It really is getting out of hand.

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Response to The Straight Story (Original post)

Fri Nov 23, 2012, 02:42 PM

21. he had to have known about the drug dealing and ignored it

Forfeiture laws require tacit approval of drug dealing.

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Response to Evergreen Emerald (Reply #21)

Fri Nov 23, 2012, 06:05 PM

29. and how do they determine that without due process? which there is none,

 

per the article?

my idea of 'known about it & ignored it' is that there's some kind of trial process, with evidence.

doesn't happen.

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Response to HiPointDem (Reply #29)

Fri Nov 23, 2012, 06:14 PM

31. Due process is required

Ok...where I live the state cannot take someone's property without a hearing. I cannot vouche for all states.

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Response to Evergreen Emerald (Reply #31)

Fri Nov 23, 2012, 06:31 PM

32. they can in other states, & the SC has declined to rule, e.g.

 

The Supreme Court heard arguments today in a case about the extent to which police can seize property connected to drug crimes without offering any procedure for owners to contest the seizure.

The scenario of concern in the case happens across the U.S. Police, while investigating or making arrests in a drug case, seize property that may be connected to the case, like cars. What happens next depends on state law, but in many places, property owners go months or even years without their property, even when no charges are filed against them.

In his brief summary of the case before the Supreme Court (Alvarez v. Smith), George Mason law professor Ilya Somin points out how state seizure laws can threaten innocent property owners whose car or other property gets swept up in the War on Drugs. In Illinois, state law offers no procedure to challenge the seizure, and requires no proof from police that seizure is necessary to preserve evidence.

http://blogs.findlaw.com/blotter/2009/10/property-seizure-in-the-war-on-drugs.html

case was alvarez v. smith, & the sc declared it moot by the time the case reached them as there was no longer a property dispute.

but there are lots of such cases of property seizure without due process or even a clear/speedy appeals process.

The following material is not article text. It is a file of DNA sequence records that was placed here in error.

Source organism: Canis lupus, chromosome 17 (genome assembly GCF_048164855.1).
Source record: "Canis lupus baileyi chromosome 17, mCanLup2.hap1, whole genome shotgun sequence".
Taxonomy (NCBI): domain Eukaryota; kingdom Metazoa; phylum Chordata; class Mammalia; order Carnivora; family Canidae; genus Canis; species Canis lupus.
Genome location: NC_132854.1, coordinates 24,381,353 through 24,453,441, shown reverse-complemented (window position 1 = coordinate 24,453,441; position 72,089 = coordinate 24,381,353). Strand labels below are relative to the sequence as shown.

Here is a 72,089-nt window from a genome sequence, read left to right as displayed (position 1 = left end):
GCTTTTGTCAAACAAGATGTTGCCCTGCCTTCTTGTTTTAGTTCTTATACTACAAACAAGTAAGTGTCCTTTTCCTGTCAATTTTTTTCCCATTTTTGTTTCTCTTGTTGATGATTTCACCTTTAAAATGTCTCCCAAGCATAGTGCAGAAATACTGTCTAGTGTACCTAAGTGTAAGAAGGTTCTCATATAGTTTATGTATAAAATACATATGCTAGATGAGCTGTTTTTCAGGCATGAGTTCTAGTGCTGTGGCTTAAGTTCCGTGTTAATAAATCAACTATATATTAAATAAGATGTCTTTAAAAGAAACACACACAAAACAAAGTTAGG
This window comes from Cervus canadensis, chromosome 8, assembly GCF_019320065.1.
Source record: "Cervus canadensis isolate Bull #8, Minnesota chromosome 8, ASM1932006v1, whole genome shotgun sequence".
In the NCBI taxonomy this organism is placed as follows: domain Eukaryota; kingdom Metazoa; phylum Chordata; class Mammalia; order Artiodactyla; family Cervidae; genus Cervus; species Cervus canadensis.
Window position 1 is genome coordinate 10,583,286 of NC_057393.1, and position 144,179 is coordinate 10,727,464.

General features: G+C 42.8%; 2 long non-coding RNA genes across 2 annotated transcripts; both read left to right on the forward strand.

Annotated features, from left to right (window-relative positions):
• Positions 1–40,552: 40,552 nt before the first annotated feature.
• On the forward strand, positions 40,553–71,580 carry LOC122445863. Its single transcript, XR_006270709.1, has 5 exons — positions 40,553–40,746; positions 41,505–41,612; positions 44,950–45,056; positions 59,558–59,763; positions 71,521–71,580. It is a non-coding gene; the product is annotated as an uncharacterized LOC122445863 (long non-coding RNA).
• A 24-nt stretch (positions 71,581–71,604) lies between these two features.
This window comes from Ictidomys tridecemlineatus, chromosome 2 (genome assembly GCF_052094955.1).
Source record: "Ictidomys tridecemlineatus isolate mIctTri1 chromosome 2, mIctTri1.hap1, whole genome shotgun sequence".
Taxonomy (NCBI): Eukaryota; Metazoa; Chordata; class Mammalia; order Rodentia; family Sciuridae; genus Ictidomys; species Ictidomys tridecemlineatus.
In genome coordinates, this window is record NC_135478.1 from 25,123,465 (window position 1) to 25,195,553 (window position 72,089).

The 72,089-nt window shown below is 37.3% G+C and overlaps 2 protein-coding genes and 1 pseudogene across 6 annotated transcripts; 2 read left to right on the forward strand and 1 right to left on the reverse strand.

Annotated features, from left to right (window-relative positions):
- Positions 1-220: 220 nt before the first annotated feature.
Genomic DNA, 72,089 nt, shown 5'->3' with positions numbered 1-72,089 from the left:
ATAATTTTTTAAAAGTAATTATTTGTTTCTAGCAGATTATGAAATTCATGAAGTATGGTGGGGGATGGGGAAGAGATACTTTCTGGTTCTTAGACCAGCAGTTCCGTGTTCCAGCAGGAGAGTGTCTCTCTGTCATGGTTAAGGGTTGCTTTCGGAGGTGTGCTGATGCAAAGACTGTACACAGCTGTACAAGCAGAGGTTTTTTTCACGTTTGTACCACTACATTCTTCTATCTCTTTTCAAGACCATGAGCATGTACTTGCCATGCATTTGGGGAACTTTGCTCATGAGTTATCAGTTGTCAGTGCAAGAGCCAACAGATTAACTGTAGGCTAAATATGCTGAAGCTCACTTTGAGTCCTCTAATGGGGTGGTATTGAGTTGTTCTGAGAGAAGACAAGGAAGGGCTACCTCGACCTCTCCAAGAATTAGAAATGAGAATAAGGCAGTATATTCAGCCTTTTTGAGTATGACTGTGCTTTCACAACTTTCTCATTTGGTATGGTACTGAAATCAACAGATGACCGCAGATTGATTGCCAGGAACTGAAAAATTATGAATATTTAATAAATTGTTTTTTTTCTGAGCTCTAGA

Forfeiture without due process

VICTOR RAMOS GUZMAN and his brother-in-law noticed a Virginia state trooper pull up beside them as they traveled on Interstate 95 near Emporia, Va., in November. “A police car drove by in parallel, looked at our faces and on no more than that decided to stop us,” Mr. Guzman said in a sworn affidavit.

Virginia State Police say the men were speeding, driving 86 mph in a 70 mph zone and “following too closely.” But the trooper did not issue a ticket that morning despite the allegedly excessive speed nor did he charge the men with any civil or criminal violations. He did, however, seize $28,500 in cash.

The episode sheds light on the troubling nature of forfeiture laws that are used to seize money and property without evidence that a crime has been committed. These laws are aggressively enforced in part because police organizations are often allowed to keep the proceeds.

http://www.washingtonpost.com/opinions/forfeiture-without-due-process/2011/12/22/gIQAckn3WP_story.html


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Response to HiPointDem (Reply #32)

Fri Nov 23, 2012, 09:19 PM

34. thanks

fun reading.

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Response to The Straight Story (Original post)

Fri Nov 23, 2012, 06:11 PM

30. Some high profile developer must want this land.

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Response to The Straight Story (Original post)

Sat Nov 24, 2012, 04:54 AM

36. Drug War Gravy Train

$$CHUG$$-$$CHUG$$$-$$$$CHUGGIN$$$ ALONG!